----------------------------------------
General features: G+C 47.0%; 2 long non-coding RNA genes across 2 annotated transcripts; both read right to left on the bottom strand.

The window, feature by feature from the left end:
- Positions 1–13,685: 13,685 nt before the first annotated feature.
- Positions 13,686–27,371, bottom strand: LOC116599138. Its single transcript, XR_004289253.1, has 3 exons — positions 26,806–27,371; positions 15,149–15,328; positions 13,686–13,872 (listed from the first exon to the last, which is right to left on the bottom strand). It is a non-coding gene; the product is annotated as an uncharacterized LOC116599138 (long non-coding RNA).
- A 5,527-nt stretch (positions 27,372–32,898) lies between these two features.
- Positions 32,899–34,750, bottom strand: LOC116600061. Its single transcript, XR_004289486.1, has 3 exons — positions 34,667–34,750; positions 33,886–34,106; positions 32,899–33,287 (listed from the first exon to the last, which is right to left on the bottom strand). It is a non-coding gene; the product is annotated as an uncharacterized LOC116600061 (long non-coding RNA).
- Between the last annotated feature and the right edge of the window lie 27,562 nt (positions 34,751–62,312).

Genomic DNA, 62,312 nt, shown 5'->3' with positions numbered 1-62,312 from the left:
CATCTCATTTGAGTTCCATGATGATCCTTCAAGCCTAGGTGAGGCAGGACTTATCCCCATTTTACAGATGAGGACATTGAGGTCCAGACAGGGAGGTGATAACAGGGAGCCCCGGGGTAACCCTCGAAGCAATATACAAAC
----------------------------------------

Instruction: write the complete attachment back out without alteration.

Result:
General features: G+C 47.0%; 2 long non-coding RNA genes across 2 annotated transcripts; both read right to left on the bottom strand.

The window, feature by feature from the left end:
- Positions 1–13,685: 13,685 nt before the first annotated feature.
- Positions 13,686–27,371, bottom strand: LOC116599138. Its single transcript, XR_004289253.1, has 3 exons — positions 26,806–27,371; positions 15,149–15,328; positions 13,686–13,872 (listed from the first exon to the last, which is right to left on the bottom strand). It is a non-coding gene; the product is annotated as an uncharacterized LOC116599138 (long non-coding RNA).
- A 5,527-nt stretch (positions 27,372–32,898) lies between these two features.
- Positions 32,899–34,750, bottom strand: LOC116600061. Its single transcript, XR_004289486.1, has 3 exons — positions 34,667–34,750; positions 33,886–34,106; positions 32,899–33,287 (listed from the first exon to the last, which is right to left on the bottom strand). It is a non-coding gene; the product is annotated as an uncharacterized LOC116600061 (long non-coding RNA).
- Between the last annotated feature and the right edge of the window lie 27,562 nt (positions 34,751–62,312).

Genomic DNA, 62,312 nt, shown 5'->3' with positions numbered 1-62,312 from the left:
CATCTCATTTGAGTTCCATGATGATCCTTCAAGCCTAGGTGAGGCAGGACTTATCCCCATTTTACAGATGAGGACATTGAGGTCCAGACAGGGAGGTGATAACAGGGAGCCCCGGGGTAACCCTCGAAGCAATATACAAAC